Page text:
NASP Research Reports

Volume 1, Issue 2 (2016, November)

Editors: Scott A. Loe & Jeffrey L. Charvat

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NASP Annual Report of Graduate Education in School Psychology: 2014-2015 

Daniel L. Gadke, Sarah Valley-Gray, & Eric Rossen 

Abstract

The National Association of School Psychologists (NASP) collects data annually on both specialist and doctoral school psychology programs via its National School Psychology Program Database Project Survey. The project goals are to maintain transparency regarding the status of graduate education in school psychology, inform the field about relevant trends, and provide prospective students and other stakeholders with a wide variety of information on school psychology graduate programs. This report summarizes the data from 171 specialist and 88 doctoral programs during the 2014–2015 academic year. Programs reported data on applications, enrollment, financial support, graduation requirements, internship placements, and more. Applicant acceptance rates were 40.7% across specialist programs and 31.0% across doctoral programs. There was a wide range of credit hours required for graduation, with 50–124 needed for specialist programs and 48–189 needed for doctoral programs.

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Volume 1, Issue 1 (2016, September)

Editors: Scott A. Loe & Jeffrey L. Charvat

Comparing Praxis® Performance Based on NASP Program Approval Status 

Eric Rossen, Matthew W. Hayes, Joseph Prus, & Tracey Bowman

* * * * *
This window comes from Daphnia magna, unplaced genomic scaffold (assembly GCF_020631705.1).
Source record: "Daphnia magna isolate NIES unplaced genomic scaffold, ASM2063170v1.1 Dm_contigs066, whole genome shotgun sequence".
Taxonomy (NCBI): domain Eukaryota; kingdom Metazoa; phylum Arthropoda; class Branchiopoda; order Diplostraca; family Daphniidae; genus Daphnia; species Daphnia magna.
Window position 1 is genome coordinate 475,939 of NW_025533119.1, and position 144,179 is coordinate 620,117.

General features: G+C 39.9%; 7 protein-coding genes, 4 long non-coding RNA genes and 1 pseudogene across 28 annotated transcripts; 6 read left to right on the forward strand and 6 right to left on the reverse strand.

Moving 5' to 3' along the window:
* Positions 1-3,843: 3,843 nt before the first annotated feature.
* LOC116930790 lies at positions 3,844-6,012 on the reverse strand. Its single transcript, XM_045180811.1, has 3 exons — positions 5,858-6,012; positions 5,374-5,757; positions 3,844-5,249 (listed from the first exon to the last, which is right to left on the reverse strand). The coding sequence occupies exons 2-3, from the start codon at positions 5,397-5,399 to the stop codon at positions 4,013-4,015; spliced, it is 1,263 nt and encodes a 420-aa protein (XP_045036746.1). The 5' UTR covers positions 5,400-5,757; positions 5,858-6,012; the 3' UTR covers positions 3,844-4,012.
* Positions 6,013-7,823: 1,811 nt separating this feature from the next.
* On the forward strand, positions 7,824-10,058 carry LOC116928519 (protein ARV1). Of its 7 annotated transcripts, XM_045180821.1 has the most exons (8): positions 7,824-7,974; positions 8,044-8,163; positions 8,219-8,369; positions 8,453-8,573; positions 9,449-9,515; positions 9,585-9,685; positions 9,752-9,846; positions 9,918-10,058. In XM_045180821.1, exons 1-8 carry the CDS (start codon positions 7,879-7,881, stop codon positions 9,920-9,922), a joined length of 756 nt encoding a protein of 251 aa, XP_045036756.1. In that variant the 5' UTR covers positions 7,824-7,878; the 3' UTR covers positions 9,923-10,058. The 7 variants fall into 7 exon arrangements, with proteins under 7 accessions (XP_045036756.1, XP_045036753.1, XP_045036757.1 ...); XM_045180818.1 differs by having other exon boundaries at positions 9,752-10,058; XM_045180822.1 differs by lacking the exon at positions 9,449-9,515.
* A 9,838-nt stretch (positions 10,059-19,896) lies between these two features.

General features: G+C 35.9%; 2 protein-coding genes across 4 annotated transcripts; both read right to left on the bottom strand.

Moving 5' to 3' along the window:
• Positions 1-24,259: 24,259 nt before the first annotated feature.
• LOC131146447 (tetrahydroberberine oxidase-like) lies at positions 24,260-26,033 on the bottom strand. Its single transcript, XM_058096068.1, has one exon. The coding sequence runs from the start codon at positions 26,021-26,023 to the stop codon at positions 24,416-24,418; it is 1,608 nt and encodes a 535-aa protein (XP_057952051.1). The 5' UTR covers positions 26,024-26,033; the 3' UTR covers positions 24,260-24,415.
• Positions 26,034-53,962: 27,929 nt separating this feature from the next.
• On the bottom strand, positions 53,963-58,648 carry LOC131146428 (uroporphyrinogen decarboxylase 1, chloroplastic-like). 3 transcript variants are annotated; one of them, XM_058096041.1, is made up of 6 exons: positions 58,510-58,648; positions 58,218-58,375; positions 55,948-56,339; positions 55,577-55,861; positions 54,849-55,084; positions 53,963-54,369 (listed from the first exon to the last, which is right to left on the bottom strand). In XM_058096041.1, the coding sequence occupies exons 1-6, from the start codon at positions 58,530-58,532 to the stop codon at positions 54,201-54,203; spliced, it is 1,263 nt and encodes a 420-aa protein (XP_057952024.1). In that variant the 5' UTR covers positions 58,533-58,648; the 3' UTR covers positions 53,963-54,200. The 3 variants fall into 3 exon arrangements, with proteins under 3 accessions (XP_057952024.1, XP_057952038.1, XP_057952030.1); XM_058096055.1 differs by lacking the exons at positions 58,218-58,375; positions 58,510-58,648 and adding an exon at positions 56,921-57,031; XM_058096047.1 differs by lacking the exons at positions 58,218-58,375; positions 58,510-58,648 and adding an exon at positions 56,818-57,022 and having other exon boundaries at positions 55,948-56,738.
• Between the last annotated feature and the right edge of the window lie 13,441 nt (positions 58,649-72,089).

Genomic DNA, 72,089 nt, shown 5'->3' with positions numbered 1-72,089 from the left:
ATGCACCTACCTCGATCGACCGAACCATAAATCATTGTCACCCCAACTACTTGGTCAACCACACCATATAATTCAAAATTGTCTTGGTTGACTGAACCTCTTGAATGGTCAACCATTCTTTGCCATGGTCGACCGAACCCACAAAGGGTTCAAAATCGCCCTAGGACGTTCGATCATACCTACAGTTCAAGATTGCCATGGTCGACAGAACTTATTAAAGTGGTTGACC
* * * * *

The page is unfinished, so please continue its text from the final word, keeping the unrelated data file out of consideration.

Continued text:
Abstract

The National Association of School Psychologists (NASP) provides national review and approval of graduate programs in school psychology. Program approval represents an important quality indicator and offers important credentialing benefits to graduates of those programs. However, no research has previously examined the relationship between NASP program approval and the performance of program completers on tests such as the Praxis School Psychologist exam. The current study compared performance on the Praxis among NASP-approved and nonapproved programs before and after controlling for Graduate Record Exam (GRE) scores, which are a common admissions requirement for graduate programs in school psychology. Results revealed that graduates of NASP-approved programs score significantly higher on the Praxis, even after controlling for GRE, although much of the variance can be linked to GRE scores. This finding was most pronounced among institutions offering either a specialist-level program or both specialist- and doctoral-level programs as opposed to those offering a doctoral-level program only.

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